What we can clearly say is … Social Media Training and Thought Leadership – that’s where EVERYONE wants to be – expect it to get QUITE crowded in 2010 as everyone I know, practically, decided (along with the rest of the world, that I don’t know) they want to provide definitive training in Social Media, including the monitoring and interpretation of it.
5) Social Media gets a new name – everyone is sick of the term “Social Media” ….. just the other day I heard Rob Key of Converseon, waxing at DigiDay Target conference that Social Media is going to be renamed in 2010 .. in fact, we’re all trying to figure out what it’s going to be called.
First of all, by calling “Social Media” …… “Social” … Media … we’re denigrating what we’re doing by making light of it … hey …. it’s just “social” activity and that’s not “work”. Fact of the matter … a lot of work is “Social” AND the boundaries of work and home life have just about dissolved, for many people – therefore, the boundaries of “Work” and “Fun” and “Social” have also dissolved … and calling Facebook, Twitter, LinkedIn, Flickr, etc, calling all of that and a host of other things we now are seeing as “business activities” in some cases – doesn’t fit …… being Social is work … and it’s not fair to call it “Social Media” anymore.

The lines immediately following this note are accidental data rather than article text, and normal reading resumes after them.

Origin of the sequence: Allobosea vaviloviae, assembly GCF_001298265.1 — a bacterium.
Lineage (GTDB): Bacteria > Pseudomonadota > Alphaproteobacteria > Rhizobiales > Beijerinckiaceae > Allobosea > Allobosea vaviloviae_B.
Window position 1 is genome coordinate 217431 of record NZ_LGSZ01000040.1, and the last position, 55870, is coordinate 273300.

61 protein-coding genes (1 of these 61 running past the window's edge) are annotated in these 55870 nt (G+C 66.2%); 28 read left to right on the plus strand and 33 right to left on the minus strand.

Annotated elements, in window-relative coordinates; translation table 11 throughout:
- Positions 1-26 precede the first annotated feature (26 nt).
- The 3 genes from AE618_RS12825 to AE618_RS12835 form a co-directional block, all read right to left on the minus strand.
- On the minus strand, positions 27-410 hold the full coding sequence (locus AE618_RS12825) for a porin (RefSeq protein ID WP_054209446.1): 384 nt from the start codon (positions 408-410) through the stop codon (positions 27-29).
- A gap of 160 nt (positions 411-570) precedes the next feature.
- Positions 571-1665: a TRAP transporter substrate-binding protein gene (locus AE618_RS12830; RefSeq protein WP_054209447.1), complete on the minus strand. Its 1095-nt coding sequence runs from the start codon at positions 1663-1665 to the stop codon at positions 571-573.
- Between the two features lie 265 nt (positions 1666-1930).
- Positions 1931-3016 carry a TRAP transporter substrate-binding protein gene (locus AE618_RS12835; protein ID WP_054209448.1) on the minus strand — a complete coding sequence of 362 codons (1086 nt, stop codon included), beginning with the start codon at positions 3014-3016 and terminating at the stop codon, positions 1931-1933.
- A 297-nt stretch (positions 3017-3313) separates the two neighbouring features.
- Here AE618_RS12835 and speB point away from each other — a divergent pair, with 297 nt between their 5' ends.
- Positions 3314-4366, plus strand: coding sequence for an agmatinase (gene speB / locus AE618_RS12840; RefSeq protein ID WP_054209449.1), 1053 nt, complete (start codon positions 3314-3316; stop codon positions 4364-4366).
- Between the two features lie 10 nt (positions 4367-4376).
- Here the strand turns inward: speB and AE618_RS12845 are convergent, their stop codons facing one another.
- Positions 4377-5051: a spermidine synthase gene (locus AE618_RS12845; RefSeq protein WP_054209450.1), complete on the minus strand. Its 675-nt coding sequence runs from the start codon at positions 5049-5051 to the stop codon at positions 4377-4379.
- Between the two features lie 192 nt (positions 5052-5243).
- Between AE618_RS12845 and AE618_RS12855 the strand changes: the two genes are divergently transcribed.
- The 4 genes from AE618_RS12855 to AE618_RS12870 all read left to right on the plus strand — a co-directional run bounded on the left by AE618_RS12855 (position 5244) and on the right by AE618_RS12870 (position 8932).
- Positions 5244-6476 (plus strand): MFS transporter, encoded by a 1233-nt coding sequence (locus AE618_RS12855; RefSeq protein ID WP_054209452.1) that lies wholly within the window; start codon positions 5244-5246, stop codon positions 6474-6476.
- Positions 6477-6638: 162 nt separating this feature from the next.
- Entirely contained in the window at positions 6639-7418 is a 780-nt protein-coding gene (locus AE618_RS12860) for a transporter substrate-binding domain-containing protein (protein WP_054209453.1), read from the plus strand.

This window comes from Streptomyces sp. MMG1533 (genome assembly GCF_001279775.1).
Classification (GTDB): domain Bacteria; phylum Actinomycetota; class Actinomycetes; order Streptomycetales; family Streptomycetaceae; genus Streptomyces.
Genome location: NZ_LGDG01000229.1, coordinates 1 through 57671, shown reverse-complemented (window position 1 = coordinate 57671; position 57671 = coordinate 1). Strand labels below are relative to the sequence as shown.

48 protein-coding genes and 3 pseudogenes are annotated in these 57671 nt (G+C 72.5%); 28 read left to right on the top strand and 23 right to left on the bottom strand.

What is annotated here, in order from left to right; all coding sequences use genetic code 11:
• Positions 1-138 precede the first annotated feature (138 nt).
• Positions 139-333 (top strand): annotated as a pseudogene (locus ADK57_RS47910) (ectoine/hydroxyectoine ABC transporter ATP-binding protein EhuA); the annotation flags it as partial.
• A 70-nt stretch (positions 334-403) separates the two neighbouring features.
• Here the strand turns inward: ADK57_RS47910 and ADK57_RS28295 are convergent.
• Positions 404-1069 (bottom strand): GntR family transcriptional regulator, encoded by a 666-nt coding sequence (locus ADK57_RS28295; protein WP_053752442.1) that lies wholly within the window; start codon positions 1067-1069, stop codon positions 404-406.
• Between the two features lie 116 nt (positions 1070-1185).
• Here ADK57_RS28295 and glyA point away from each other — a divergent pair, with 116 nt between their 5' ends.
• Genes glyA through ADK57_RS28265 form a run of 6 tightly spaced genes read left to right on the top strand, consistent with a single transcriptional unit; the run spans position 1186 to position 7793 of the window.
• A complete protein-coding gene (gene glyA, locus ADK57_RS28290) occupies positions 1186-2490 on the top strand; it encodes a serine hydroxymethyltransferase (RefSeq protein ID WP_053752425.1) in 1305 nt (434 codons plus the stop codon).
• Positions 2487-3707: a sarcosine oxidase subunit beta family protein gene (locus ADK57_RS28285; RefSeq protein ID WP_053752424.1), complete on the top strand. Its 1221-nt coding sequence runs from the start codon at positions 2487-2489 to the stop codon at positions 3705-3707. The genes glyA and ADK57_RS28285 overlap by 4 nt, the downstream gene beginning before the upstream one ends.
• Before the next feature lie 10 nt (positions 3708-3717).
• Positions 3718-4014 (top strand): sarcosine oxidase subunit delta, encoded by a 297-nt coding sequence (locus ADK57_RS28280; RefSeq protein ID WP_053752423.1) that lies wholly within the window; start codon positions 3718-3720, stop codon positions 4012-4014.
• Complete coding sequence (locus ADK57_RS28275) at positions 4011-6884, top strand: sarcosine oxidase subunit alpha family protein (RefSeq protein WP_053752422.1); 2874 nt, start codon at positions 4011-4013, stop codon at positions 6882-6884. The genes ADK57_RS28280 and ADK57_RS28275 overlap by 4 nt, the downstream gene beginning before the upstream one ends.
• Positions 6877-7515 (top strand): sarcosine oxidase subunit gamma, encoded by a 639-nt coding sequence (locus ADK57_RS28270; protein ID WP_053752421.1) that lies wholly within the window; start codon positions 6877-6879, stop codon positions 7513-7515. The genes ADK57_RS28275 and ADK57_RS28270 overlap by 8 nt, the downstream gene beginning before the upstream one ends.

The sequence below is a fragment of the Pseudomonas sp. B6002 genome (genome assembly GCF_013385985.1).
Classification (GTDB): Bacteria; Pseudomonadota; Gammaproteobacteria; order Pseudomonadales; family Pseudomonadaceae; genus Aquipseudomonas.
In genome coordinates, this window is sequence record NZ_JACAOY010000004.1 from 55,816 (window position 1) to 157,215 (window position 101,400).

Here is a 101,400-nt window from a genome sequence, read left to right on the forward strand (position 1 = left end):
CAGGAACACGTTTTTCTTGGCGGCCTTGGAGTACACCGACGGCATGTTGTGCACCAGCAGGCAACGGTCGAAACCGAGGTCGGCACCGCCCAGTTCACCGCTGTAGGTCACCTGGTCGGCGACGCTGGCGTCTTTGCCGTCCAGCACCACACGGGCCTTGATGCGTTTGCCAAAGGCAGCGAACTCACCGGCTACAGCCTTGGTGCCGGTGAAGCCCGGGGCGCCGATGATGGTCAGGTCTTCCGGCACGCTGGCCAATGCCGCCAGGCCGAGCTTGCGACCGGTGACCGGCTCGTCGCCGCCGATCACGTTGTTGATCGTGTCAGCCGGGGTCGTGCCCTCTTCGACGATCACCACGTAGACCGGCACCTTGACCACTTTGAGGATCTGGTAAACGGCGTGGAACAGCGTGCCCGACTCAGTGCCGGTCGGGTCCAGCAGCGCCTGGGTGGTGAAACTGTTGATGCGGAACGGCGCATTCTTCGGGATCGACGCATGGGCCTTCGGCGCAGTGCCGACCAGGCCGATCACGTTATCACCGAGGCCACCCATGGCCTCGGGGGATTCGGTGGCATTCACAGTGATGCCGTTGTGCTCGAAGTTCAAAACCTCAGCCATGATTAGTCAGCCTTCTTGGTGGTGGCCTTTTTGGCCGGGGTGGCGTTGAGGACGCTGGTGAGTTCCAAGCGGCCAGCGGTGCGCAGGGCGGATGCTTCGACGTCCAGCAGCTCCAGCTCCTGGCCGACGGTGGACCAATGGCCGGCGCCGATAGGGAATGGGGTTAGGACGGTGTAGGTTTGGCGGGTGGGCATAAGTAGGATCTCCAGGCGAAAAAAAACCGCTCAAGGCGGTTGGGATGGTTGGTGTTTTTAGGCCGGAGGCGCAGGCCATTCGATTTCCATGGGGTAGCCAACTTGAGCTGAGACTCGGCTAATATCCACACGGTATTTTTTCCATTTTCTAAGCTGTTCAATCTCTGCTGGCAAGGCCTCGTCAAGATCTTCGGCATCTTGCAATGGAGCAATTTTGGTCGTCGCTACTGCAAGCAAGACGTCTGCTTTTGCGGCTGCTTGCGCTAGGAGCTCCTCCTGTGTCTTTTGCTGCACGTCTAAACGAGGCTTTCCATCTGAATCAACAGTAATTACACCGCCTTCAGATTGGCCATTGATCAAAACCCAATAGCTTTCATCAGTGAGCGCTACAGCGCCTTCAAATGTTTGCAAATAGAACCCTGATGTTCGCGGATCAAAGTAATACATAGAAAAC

So what’s the name … what do we call Social Media in 2010?
How about “Identity Marketing” or “Identity Analytics” or “Identity Strategy”? Either that, or replace “Identity” with “Influence” and call Social Media .. “Influence Marketing”, “Influence Analytics” or “Influence Strategy” … and doesn’t that sound a whole lot better than “Social Media”?
It’s also a whole lot easier to fund “Influence Marketing” … than “Social Media Marketing” – people instinctively know Influencing someone is Work – your not jacking off while trying to Influence people … so I think … this is where it’s going to go in 2010.